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Data de-duplication to unclog your storage

Like overstuffed closets, cluttered enterprise backup operations scream for attention. Fortunately, vendors are coming out with data de-duplication functions -- packed into storage software suites or in stand-alone appliances -- that sort through data destined for the archives and eliminate the redundancies.

Analysts say the technology can provide a 20-to-1 reduction of backup data. In other words, 20TB of original data can be shrunk to 1TB for backup purposes.

Eliminating duplicate data seems like a no-brainer, but in the past, corporations were leery of losing data on its way to backup repositories. Only now are they getting comfortable with the reliability of de-duplication technology, which has matured thanks to advancements in data transfer techniques and standards. Specifically, the rise of Advanced Technology Attachment and Serial ATA technologies, along with huge spikes in processing power, have fostered better de-duplication functionality.

Suddenly, de-duplication is catching on big time, attracting big-name vendors such as EMC and Symantec. In November, EMC acquired de-duplication vendor Avamar Technologies, and now EMC is incorporating de-duplication into its Clariion, Centera and NetWorker product lines. Meanwhile, Symantec is reportedly scrambling to inject de-duplication capability into its Veritas NetBackup storage management software.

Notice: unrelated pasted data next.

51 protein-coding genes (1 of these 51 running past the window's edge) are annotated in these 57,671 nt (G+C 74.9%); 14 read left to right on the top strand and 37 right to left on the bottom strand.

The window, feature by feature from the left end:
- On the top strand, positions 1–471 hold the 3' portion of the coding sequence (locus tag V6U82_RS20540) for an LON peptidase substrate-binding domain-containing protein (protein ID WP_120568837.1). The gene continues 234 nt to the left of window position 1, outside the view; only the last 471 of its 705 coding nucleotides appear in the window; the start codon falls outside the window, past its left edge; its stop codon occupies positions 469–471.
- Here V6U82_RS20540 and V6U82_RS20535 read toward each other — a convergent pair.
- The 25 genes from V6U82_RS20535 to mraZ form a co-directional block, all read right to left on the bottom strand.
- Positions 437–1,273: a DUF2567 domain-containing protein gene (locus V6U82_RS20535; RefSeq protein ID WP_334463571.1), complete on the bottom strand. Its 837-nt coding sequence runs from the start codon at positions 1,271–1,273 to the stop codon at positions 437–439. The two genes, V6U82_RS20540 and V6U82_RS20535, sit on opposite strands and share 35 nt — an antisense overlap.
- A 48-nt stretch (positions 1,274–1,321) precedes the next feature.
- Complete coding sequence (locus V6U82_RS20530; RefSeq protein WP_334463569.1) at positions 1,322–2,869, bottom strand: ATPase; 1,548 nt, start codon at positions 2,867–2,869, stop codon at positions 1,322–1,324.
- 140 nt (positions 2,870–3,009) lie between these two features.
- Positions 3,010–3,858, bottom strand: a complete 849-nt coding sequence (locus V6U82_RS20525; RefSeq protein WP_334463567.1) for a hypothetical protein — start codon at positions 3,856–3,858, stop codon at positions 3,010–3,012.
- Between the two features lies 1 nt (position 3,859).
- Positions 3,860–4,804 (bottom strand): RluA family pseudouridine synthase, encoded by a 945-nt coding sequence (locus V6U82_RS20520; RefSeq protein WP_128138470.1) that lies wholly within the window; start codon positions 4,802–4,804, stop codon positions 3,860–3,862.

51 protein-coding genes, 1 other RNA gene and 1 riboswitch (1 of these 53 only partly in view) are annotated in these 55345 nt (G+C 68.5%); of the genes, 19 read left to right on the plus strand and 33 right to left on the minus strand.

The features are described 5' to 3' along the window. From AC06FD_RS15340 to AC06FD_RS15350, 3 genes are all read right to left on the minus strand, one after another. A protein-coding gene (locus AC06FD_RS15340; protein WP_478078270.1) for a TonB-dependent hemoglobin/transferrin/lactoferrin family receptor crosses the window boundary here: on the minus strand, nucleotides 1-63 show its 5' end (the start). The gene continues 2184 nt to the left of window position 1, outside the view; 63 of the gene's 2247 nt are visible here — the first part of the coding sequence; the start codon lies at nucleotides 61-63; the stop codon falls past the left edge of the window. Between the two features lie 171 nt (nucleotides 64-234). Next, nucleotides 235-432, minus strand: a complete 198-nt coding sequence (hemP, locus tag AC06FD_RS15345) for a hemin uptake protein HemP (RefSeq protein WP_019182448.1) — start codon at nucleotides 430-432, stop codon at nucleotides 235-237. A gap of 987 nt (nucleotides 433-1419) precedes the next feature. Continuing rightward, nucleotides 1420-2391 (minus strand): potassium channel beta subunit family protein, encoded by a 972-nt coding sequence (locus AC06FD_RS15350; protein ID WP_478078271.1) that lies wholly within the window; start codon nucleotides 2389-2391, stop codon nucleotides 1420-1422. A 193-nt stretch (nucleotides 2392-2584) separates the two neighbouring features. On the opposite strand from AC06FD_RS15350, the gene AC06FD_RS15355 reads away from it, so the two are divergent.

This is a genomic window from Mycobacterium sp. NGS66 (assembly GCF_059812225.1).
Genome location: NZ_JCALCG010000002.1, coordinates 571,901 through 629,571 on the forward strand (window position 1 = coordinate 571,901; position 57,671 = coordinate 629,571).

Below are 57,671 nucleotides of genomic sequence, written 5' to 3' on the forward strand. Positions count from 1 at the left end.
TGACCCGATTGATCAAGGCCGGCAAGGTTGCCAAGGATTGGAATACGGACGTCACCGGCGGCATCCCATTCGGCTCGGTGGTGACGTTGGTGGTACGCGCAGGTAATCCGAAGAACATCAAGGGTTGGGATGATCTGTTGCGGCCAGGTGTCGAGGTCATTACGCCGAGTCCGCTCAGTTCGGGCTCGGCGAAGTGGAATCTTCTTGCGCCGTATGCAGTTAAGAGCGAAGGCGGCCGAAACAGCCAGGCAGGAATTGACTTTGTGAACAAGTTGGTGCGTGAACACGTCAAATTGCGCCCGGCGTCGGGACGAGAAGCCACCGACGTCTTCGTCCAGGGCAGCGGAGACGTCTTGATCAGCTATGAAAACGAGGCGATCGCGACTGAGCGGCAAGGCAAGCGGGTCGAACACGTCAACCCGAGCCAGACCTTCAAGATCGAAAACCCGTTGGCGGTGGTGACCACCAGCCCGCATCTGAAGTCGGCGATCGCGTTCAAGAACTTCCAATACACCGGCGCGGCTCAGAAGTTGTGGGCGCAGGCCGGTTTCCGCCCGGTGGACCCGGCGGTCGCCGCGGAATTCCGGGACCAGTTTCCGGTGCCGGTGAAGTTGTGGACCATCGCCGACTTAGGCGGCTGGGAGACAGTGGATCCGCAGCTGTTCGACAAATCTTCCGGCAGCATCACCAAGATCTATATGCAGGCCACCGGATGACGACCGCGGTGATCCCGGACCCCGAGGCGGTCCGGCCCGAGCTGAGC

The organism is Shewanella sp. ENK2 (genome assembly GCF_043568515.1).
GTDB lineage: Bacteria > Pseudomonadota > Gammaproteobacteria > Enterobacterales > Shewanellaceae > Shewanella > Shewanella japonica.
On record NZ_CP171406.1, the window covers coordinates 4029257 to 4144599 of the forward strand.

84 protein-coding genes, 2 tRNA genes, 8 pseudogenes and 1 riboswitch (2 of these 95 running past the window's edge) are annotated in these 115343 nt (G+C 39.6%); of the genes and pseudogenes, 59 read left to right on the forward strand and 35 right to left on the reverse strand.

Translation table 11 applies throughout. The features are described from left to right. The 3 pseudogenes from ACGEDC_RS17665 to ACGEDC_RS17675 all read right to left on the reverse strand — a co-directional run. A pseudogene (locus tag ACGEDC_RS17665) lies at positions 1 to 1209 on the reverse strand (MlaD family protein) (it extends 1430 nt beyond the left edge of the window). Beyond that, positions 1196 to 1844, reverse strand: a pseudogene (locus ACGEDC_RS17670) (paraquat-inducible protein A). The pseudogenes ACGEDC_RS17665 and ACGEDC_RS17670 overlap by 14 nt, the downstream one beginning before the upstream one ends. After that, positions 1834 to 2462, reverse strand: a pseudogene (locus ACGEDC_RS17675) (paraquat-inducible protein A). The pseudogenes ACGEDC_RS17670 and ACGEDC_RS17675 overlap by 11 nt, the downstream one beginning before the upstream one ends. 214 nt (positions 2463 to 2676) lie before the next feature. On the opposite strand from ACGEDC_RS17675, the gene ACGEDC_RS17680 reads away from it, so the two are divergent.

The premise behind de-duplication is as fundamental as it sounds. "Imagine having a Word document that was several megabytes in size. If you e-mailed that to a colleague who then added one word to that document, some [systems] would determine that this was a new document that needed to be backed up again," says Jason Paige, information systems manager at Integral Capital Partners, an investment firm in California.

To make sure files such as Word documents with minor tweaks aren't stored several times over, ICP uses Avamar's de-duplication technology.

Corporate IT's comfort level with the technology has increased to the point where some IT executives wonder whether de-duplication could extend from backup operations to disaster recovery and even primary storage. But first there are lingering questions about where best to insert de-duplication functionality in the backup process: at the client, at the disk or at the virtual tape library (VTL).

IT managers will have to ask vendors hard questions, because de-duplication methods vary significantly by vendor. "There is still a lot of confusion in the market about what data de-duplication is and isn't -- and where it is best done. This confusion can delay adoption," says Heidi Biggar, an analyst at Enterprise Strategy Group in Massachusetts, U.S.

But whatever confusion exists, corporate IT shops shouldn't be stumped for too long. "There are pros and cons to each approach, but all have potentially significant benefits for users by allowing them to reduce the amount of [storage] capacity they need on the back end," Biggar says. The benefits extend to other areas, too. For example, de-duplication can reduce the network bandwidth required for long-distance data replication, she says.

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